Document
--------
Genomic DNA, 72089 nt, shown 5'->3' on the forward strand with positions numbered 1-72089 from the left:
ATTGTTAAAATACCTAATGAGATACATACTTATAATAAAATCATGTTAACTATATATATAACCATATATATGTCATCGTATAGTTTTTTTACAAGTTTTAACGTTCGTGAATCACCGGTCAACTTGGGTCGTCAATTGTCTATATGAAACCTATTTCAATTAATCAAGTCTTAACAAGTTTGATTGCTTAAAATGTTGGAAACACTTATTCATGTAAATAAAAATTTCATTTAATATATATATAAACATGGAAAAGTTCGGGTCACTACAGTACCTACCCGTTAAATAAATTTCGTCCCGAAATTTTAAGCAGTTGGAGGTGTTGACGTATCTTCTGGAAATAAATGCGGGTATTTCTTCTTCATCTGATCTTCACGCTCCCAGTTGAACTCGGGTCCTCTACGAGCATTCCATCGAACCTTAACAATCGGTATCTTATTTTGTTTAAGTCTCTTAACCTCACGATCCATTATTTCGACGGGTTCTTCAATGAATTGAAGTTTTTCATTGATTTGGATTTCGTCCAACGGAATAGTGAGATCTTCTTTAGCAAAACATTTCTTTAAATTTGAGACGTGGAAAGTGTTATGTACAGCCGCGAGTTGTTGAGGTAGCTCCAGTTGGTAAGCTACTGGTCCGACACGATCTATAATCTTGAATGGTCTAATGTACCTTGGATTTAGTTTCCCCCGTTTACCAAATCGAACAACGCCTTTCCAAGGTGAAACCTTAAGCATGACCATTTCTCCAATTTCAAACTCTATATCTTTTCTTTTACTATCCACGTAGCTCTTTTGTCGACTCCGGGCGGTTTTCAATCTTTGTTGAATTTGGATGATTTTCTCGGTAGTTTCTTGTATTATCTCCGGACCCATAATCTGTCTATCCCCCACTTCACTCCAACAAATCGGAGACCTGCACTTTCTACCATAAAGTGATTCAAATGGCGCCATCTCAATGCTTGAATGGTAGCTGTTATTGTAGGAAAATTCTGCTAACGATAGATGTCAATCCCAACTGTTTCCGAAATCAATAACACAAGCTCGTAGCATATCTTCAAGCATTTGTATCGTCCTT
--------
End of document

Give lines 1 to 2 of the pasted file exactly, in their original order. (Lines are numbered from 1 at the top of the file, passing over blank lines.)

Genomic DNA, 72089 nt, shown 5'->3' on the forward strand with positions numbered 1-72089 from the left:
ATTGTTAAAATACCTAATGAGATACATACTTATAATAAAATCATGTTAACTATATATATAACCATATATATGTCATCGTATAGTTTTTTTACAAGTTTTAACGTTCGTGAATCACCGGTCAACTTGGGTCGTCAATTGTCTATATGAAACCTATTTCAATTAATCAAGTCTTAACAAGTTTGATTGCTTAAAATGTTGGAAACACTTATTCATGTAAATAAAAATTTCATTTAATATATATATAAACATGGAAAAGTTCGGGTCACTACAGTACCTACCCGTTAAATAAATTTCGTCCCGAAATTTTAAGCAGTTGGAGGTGTTGACGTATCTTCTGGAAATAAATGCGGGTATTTCTTCTTCATCTGATCTTCACGCTCCCAGTTGAACTCGGGTCCTCTACGAGCATTCCATCGAACCTTAACAATCGGTATCTTATTTTGTTTAAGTCTCTTAACCTCACGATCCATTATTTCGACGGGTTCTTCAATGAATTGAAGTTTTTCATTGATTTGGATTTCGTCCAACGGAATAGTGAGATCTTCTTTAGCAAAACATTTCTTTAAATTTGAGACGTGGAAAGTGTTATGTACAGCCGCGAGTTGTTGAGGTAGCTCCAGTTGGTAAGCTACTGGTCCGACACGATCTATAATCTTGAATGGTCTAATGTACCTTGGATTTAGTTTCCCCCGTTTACCAAATCGAACAACGCCTTTCCAAGGTGAAACCTTAAGCATGACCATTTCTCCAATTTCAAACTCTATATCTTTTCTTTTACTATCCACGTAGCTCTTTTGTCGACTCCGGGCGGTTTTCAATCTTTGTTGAATTTGGATGATTTTCTCGGTAGTTTCTTGTATTATCTCCGGACCCATAATCTGTCTATCCCCCACTTCACTCCAACAAATCGGAGACCTGCACTTTCTACCATAAAGTGATTCAAATGGCGCCATCTCAATGCTTGAATGGTAGCTGTTATTGTAGGAAAATTCTGCTAACGATAGATGTCAATCCCAACTGTTTCCGAAATCAATAACACAAGCTCGTAGCATATCTTCAAGCATTTGTATCGTCCTT